In 2012 the Ranger Service started the Amphibians in Drains Pilot Project at Elm Drive in Blairgowrie, which involved replacing standard kerbs with wildlife kerbs, allowing wildlife to avoid the danger zone of the gullypot by following a recess in the new kerb. Consequent surveys have shown that these kerbs are working well, with far fewer animals falling into and drowning in the gullypots.

In 2015, working with the Tayside Biodiversity Partnership, ladders were placed in gullypots at a site in Lethendy, to enable wildlife which had fallen in to escape.

 

Salmon in the Classroom

Throughout the month of March, children from several schools across Perth & Kinross were given the responsibility of looking after salmon eggs in their classroom. During this period the eggs would hatch into ‘alevins’ – a stage in their life-cycle where they survive entirely off a yolk sac until they are ready to catch their own food. The eggs were very successful this year, with over 95% of the eggs surviving!

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Once the alevins were ready, they were brought to Annaty Burn at Quarrymill to be released. Here they will spend their next two years living mainly off small invertebrates, and avoiding the numerous predators including other fish, otters, heron and kingfisher. Before the salmon could be released, the children were also shown how to do several tests in the river – looking at the clarity, speed and pH of the water. It is important to know that the river isn’t too polluted, otherwise the fish would have little chance to survive. The children released the fish into the burn, watching as they quickly hid under rocks and stones.

In April the children were able to visit the hatchery, where their eggs originated from. Here they were able to see more stages of the salmon life-cycle from the initial eggs to adults. In the hatchery all of the half-million eggs are counted by hand, raised until they are ready to be put in the river, and given the best survival chances possible. The children learned about how fishermen have to be quite clever to catch their salmon, and how they worked to prevent illegal poaching – they especially enjoyed dressing up in the camouflage clothing!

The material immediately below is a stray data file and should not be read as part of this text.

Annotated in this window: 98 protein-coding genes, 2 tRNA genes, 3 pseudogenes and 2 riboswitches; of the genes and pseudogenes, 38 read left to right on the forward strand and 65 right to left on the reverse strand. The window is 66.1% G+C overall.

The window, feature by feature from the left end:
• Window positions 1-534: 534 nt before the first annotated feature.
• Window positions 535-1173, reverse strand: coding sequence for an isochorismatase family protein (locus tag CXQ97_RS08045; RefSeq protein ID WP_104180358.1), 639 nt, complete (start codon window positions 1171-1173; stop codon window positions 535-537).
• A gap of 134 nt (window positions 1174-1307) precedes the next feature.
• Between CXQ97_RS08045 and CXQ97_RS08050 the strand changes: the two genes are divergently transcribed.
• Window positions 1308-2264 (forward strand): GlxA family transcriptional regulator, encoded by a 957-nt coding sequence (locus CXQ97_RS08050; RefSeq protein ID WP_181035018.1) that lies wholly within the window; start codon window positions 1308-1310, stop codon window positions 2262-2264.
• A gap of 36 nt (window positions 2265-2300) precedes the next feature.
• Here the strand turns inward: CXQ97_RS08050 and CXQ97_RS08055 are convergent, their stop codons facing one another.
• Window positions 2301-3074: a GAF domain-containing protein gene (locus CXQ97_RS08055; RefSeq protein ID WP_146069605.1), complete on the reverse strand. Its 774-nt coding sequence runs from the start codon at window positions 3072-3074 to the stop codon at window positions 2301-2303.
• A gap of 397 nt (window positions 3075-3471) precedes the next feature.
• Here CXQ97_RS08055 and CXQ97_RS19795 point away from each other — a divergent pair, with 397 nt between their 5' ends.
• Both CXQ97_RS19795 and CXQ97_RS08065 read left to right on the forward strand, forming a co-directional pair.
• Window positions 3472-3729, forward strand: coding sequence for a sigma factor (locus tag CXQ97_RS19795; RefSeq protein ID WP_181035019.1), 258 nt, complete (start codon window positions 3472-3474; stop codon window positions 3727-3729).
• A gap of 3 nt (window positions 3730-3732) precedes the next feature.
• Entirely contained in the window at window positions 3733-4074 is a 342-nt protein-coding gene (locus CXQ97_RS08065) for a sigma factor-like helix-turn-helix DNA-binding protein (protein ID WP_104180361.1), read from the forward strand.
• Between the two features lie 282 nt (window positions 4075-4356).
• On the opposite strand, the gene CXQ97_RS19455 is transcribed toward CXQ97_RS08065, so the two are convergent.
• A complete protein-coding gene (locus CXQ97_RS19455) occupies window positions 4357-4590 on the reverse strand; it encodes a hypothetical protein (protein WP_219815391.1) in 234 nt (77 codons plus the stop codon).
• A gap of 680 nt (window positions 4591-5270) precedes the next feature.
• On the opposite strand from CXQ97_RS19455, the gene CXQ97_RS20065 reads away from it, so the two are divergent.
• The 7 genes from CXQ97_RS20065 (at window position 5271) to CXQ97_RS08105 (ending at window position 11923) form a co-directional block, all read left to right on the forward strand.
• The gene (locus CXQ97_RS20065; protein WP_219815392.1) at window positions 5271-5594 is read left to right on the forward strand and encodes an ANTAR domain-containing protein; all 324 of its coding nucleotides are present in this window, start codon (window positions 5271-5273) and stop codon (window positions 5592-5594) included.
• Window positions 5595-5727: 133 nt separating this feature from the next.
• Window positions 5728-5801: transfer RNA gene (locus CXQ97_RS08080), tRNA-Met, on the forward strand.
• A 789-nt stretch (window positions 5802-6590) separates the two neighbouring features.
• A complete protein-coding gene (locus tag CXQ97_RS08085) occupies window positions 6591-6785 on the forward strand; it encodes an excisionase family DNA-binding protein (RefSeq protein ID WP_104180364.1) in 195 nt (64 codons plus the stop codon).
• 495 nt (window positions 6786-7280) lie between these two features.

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In June the health of the salmon released into Annaty Burn will be checked by the schools when they go electrofishing. Not as dramatic as it sounds, the fish are stunned using a small electric current and netted. This allows us to see the how well the fish are doing, and see the great difference in size from when they were initially released. The fish are then returned to the water quickly and unharmed.

Have you seen any salmon where you live, or have you ever had any experience fishing?
Let us know in the comments or on our share page.

Path Working at the Birks of Aberfeldy

The Perth and Kinross Conservation volunteers met up with  Jeannie Grant the Highland Area Ranger to carry out some path drainage clearance work on Saturday 9th May at the Birks of Aberfeldy. 

The worst natural thing for paths is water!  Especially water dripping off tree leaves!  To save and protect the paths, a number of different drainage systems are put into place to encourage the water to drain off the path as quickly as possible.  Due to the nature of the site there are a number of cross drains;  so the small group of volunteers managed to clear in the region of thirty drains! 

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Whilst clearing them it was identified that a number of them are needing realignment or minor repairs done to them.  It is slow work but when the drains work, it not only saves the path from further erosion but also is very satisfying.  So watch this space for a cross drain TLC day!

It’s starting to seem a lot like summer!

As the days are heating up, insects and birds are starting to return after hiding or migrating for winter.

Well garden 6

This Peacock Butterfly was seen at the well at Scotlandwell in Kinross-shire. Have you seen any where you live? What else have you seen? Let us know in the comments or the share page!

Well garden 4

Some colour appearing at the well!

Welcome!

Welcome to the Perth & Kinross Conservation Volunteers blog!

This isn’t just a place for us to share our stories and events with you, but somewhere for you to tell us all about your countryside or volunteering experiences. The blog is run mainly by the Community Greenspace Ranger Service, who organise and run numerous volunteer events across Perth and Kinross throughout the year as well as looking after the Coutryside Sites, such as Kinnoull Hill and the Knock of Crieff.

You can join in too!

If you have an interest in wildlife, the outdoors or you local community why not join in and volunteer with us? Find out more here

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We hope you enjoy following our blog!